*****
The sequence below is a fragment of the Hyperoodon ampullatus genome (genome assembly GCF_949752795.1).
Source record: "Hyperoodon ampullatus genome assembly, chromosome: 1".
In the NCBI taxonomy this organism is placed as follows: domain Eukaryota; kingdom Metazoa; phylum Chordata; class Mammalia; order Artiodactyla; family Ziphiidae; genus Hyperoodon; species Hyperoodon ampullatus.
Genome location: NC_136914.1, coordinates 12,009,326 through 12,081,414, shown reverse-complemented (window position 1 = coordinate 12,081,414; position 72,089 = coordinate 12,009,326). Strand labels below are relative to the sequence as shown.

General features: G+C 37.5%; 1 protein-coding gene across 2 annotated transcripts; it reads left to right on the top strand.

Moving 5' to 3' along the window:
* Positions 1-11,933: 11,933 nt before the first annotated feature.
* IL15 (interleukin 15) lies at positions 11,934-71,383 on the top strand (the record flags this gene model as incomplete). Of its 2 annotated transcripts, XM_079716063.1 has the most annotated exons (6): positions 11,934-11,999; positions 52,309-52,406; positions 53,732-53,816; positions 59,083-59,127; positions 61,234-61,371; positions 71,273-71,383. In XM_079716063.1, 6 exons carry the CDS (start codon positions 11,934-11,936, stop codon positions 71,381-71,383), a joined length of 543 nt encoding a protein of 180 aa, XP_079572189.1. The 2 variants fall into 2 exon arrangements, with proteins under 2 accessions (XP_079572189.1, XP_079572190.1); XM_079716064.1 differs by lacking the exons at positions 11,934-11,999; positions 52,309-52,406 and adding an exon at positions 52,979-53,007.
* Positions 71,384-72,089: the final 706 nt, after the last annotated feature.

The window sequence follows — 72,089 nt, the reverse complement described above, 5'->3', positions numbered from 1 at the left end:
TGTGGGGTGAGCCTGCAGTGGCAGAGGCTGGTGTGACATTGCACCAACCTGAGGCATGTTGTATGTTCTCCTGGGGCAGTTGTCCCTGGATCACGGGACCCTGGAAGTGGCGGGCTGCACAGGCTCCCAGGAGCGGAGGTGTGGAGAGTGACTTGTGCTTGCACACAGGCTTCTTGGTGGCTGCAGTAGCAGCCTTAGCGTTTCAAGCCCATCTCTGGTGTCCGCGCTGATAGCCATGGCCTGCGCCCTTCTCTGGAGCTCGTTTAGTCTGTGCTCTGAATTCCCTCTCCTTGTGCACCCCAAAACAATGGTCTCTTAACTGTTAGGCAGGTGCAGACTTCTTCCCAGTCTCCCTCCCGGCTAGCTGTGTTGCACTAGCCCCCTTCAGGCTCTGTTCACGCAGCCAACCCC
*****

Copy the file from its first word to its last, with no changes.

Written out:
The sequence below is a fragment of the Hyperoodon ampullatus genome (genome assembly GCF_949752795.1).
Source record: "Hyperoodon ampullatus genome assembly, chromosome: 1".
In the NCBI taxonomy this organism is placed as follows: domain Eukaryota; kingdom Metazoa; phylum Chordata; class Mammalia; order Artiodactyla; family Ziphiidae; genus Hyperoodon; species Hyperoodon ampullatus.
Genome location: NC_136914.1, coordinates 12,009,326 through 12,081,414, shown reverse-complemented (window position 1 = coordinate 12,081,414; position 72,089 = coordinate 12,009,326). Strand labels below are relative to the sequence as shown.

General features: G+C 37.5%; 1 protein-coding gene across 2 annotated transcripts; it reads left to right on the top strand.

Moving 5' to 3' along the window:
* Positions 1-11,933: 11,933 nt before the first annotated feature.
* IL15 (interleukin 15) lies at positions 11,934-71,383 on the top strand (the record flags this gene model as incomplete). Of its 2 annotated transcripts, XM_079716063.1 has the most annotated exons (6): positions 11,934-11,999; positions 52,309-52,406; positions 53,732-53,816; positions 59,083-59,127; positions 61,234-61,371; positions 71,273-71,383. In XM_079716063.1, 6 exons carry the CDS (start codon positions 11,934-11,936, stop codon positions 71,381-71,383), a joined length of 543 nt encoding a protein of 180 aa, XP_079572189.1. The 2 variants fall into 2 exon arrangements, with proteins under 2 accessions (XP_079572189.1, XP_079572190.1); XM_079716064.1 differs by lacking the exons at positions 11,934-11,999; positions 52,309-52,406 and adding an exon at positions 52,979-53,007.
* Positions 71,384-72,089: the final 706 nt, after the last annotated feature.

The window sequence follows — 72,089 nt, the reverse complement described above, 5'->3', positions numbered from 1 at the left end:
TGTGGGGTGAGCCTGCAGTGGCAGAGGCTGGTGTGACATTGCACCAACCTGAGGCATGTTGTATGTTCTCCTGGGGCAGTTGTCCCTGGATCACGGGACCCTGGAAGTGGCGGGCTGCACAGGCTCCCAGGAGCGGAGGTGTGGAGAGTGACTTGTGCTTGCACACAGGCTTCTTGGTGGCTGCAGTAGCAGCCTTAGCGTTTCAAGCCCATCTCTGGTGTCCGCGCTGATAGCCATGGCCTGCGCCCTTCTCTGGAGCTCGTTTAGTCTGTGCTCTGAATTCCCTCTCCTTGTGCACCCCAAAACAATGGTCTCTTAACTGTTAGGCAGGTGCAGACTTCTTCCCAGTCTCCCTCCCGGCTAGCTGTGTTGCACTAGCCCCCTTCAGGCTCTGTTCACGCAGCCAACCCC